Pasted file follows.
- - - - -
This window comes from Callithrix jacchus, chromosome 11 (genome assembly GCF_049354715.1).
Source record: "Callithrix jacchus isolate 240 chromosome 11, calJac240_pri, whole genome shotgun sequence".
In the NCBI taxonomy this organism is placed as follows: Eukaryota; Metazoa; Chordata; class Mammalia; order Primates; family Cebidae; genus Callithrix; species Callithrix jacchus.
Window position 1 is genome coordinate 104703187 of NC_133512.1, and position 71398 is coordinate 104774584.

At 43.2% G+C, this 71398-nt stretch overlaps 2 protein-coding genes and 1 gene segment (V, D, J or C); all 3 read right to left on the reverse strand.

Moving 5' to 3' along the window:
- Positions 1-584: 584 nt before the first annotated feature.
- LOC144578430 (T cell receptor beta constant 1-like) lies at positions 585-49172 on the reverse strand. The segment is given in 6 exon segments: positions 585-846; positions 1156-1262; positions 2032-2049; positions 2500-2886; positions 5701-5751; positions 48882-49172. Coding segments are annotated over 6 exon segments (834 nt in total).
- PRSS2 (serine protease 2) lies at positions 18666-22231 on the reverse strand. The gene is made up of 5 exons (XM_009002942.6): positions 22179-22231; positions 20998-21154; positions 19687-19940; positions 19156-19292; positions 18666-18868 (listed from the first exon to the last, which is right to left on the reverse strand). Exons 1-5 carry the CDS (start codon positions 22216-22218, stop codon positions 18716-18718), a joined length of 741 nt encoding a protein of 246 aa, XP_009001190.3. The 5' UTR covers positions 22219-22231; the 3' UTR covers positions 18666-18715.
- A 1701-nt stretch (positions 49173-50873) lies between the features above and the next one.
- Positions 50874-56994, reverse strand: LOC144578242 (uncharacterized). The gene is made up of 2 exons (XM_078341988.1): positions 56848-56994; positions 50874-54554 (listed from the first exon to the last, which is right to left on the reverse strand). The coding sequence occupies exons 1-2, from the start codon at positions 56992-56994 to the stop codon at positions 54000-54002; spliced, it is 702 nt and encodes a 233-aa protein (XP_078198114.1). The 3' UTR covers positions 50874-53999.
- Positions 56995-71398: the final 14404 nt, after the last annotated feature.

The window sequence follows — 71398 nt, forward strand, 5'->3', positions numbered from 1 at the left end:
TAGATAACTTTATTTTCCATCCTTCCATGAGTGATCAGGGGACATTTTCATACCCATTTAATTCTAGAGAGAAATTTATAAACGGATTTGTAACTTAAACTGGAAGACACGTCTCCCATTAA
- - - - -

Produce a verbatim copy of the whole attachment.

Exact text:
This window comes from Callithrix jacchus, chromosome 11 (genome assembly GCF_049354715.1).
Source record: "Callithrix jacchus isolate 240 chromosome 11, calJac240_pri, whole genome shotgun sequence".
In the NCBI taxonomy this organism is placed as follows: Eukaryota; Metazoa; Chordata; class Mammalia; order Primates; family Cebidae; genus Callithrix; species Callithrix jacchus.
Window position 1 is genome coordinate 104703187 of NC_133512.1, and position 71398 is coordinate 104774584.

At 43.2% G+C, this 71398-nt stretch overlaps 2 protein-coding genes and 1 gene segment (V, D, J or C); all 3 read right to left on the reverse strand.

Moving 5' to 3' along the window:
- Positions 1-584: 584 nt before the first annotated feature.
- LOC144578430 (T cell receptor beta constant 1-like) lies at positions 585-49172 on the reverse strand. The segment is given in 6 exon segments: positions 585-846; positions 1156-1262; positions 2032-2049; positions 2500-2886; positions 5701-5751; positions 48882-49172. Coding segments are annotated over 6 exon segments (834 nt in total).
- PRSS2 (serine protease 2) lies at positions 18666-22231 on the reverse strand. The gene is made up of 5 exons (XM_009002942.6): positions 22179-22231; positions 20998-21154; positions 19687-19940; positions 19156-19292; positions 18666-18868 (listed from the first exon to the last, which is right to left on the reverse strand). Exons 1-5 carry the CDS (start codon positions 22216-22218, stop codon positions 18716-18718), a joined length of 741 nt encoding a protein of 246 aa, XP_009001190.3. The 5' UTR covers positions 22219-22231; the 3' UTR covers positions 18666-18715.
- A 1701-nt stretch (positions 49173-50873) lies between the features above and the next one.
- Positions 50874-56994, reverse strand: LOC144578242 (uncharacterized). The gene is made up of 2 exons (XM_078341988.1): positions 56848-56994; positions 50874-54554 (listed from the first exon to the last, which is right to left on the reverse strand). The coding sequence occupies exons 1-2, from the start codon at positions 56992-56994 to the stop codon at positions 54000-54002; spliced, it is 702 nt and encodes a 233-aa protein (XP_078198114.1). The 3' UTR covers positions 50874-53999.
- Positions 56995-71398: the final 14404 nt, after the last annotated feature.

The window sequence follows — 71398 nt, forward strand, 5'->3', positions numbered from 1 at the left end:
TAGATAACTTTATTTTCCATCCTTCCATGAGTGATCAGGGGACATTTTCATACCCATTTAATTCTAGAGAGAAATTTATAAACGGATTTGTAACTTAAACTGGAAGACACGTCTCCCATTAA